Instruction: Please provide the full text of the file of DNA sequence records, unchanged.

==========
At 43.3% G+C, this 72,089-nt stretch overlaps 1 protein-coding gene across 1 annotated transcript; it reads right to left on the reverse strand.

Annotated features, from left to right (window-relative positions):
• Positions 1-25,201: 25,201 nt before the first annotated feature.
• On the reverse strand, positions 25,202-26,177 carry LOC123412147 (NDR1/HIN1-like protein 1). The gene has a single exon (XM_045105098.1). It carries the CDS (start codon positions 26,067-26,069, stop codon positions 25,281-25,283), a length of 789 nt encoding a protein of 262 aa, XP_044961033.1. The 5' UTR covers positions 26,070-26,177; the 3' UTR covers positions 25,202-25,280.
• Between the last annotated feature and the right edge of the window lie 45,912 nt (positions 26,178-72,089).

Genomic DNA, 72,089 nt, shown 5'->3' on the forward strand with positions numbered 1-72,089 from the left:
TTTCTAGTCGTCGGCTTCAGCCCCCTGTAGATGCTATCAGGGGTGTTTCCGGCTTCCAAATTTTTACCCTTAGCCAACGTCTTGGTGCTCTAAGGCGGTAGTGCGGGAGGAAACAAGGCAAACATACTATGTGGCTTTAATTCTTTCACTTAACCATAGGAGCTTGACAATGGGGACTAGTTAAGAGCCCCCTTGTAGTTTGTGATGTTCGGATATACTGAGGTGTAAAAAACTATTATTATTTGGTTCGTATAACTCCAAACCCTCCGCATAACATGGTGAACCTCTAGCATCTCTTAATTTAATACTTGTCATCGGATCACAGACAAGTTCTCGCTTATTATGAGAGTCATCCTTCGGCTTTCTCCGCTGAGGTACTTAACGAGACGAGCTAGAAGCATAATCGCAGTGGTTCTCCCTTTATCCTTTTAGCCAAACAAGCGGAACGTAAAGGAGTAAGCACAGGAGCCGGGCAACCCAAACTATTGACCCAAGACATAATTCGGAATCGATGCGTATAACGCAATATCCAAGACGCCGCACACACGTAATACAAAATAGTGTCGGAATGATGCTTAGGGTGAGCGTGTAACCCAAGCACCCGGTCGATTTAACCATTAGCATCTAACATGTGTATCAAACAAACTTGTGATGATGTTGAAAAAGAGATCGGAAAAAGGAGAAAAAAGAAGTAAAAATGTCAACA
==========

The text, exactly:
At 43.3% G+C, this 72,089-nt stretch overlaps 1 protein-coding gene across 1 annotated transcript; it reads right to left on the reverse strand.

Annotated features, from left to right (window-relative positions):
• Positions 1-25,201: 25,201 nt before the first annotated feature.
• On the reverse strand, positions 25,202-26,177 carry LOC123412147 (NDR1/HIN1-like protein 1). The gene has a single exon (XM_045105098.1). It carries the CDS (start codon positions 26,067-26,069, stop codon positions 25,281-25,283), a length of 789 nt encoding a protein of 262 aa, XP_044961033.1. The 5' UTR covers positions 26,070-26,177; the 3' UTR covers positions 25,202-25,280.
• Between the last annotated feature and the right edge of the window lie 45,912 nt (positions 26,178-72,089).

Genomic DNA, 72,089 nt, shown 5'->3' on the forward strand with positions numbered 1-72,089 from the left:
TTTCTAGTCGTCGGCTTCAGCCCCCTGTAGATGCTATCAGGGGTGTTTCCGGCTTCCAAATTTTTACCCTTAGCCAACGTCTTGGTGCTCTAAGGCGGTAGTGCGGGAGGAAACAAGGCAAACATACTATGTGGCTTTAATTCTTTCACTTAACCATAGGAGCTTGACAATGGGGACTAGTTAAGAGCCCCCTTGTAGTTTGTGATGTTCGGATATACTGAGGTGTAAAAAACTATTATTATTTGGTTCGTATAACTCCAAACCCTCCGCATAACATGGTGAACCTCTAGCATCTCTTAATTTAATACTTGTCATCGGATCACAGACAAGTTCTCGCTTATTATGAGAGTCATCCTTCGGCTTTCTCCGCTGAGGTACTTAACGAGACGAGCTAGAAGCATAATCGCAGTGGTTCTCCCTTTATCCTTTTAGCCAAACAAGCGGAACGTAAAGGAGTAAGCACAGGAGCCGGGCAACCCAAACTATTGACCCAAGACATAATTCGGAATCGATGCGTATAACGCAATATCCAAGACGCCGCACACACGTAATACAAAATAGTGTCGGAATGATGCTTAGGGTGAGCGTGTAACCCAAGCACCCGGTCGATTTAACCATTAGCATCTAACATGTGTATCAAACAAACTTGTGATGATGTTGAAAAAGAGATCGGAAAAAGGAGAAAAAAGAAGTAAAAATGTCAACA